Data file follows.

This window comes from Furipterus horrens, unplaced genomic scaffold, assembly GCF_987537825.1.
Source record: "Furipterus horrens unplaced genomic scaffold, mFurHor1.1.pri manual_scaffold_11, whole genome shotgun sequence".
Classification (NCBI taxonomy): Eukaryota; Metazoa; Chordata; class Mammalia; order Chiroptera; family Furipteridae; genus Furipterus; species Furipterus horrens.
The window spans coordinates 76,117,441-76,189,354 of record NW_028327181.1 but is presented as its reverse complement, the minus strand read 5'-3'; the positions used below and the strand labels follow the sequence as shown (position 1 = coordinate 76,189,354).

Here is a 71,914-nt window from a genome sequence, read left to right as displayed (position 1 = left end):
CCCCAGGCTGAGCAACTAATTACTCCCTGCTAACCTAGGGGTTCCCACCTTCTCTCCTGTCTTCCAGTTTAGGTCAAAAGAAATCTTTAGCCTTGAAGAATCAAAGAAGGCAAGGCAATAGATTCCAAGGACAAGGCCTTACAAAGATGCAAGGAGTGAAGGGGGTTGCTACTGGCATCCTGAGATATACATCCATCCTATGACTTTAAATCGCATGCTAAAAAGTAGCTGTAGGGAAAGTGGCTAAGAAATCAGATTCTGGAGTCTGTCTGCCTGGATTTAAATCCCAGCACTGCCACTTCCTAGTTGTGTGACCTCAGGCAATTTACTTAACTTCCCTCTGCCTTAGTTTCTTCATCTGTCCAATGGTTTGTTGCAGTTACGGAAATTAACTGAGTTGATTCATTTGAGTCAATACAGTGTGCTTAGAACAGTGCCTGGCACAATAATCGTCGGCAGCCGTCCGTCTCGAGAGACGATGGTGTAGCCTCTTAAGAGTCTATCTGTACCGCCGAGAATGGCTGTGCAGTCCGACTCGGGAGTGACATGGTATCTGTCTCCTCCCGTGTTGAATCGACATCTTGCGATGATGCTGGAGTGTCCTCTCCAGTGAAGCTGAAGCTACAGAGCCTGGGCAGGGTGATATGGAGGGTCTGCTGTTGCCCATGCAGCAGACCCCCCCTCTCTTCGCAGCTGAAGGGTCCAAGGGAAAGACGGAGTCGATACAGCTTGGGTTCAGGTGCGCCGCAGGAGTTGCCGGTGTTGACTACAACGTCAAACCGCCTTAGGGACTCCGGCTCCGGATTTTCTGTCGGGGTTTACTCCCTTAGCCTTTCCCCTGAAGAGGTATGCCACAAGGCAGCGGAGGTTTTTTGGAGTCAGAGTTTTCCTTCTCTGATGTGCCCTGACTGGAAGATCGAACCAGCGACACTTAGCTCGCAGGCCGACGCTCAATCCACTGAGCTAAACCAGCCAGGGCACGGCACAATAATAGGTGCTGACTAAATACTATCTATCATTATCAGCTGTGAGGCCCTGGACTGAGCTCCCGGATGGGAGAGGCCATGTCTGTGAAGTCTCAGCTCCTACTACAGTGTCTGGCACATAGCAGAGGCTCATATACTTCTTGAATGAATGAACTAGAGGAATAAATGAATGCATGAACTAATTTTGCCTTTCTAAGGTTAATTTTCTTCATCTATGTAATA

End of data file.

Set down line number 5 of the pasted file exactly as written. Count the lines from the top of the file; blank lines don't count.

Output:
Here is a 71,914-nt window from a genome sequence, read left to right as displayed (position 1 = left end):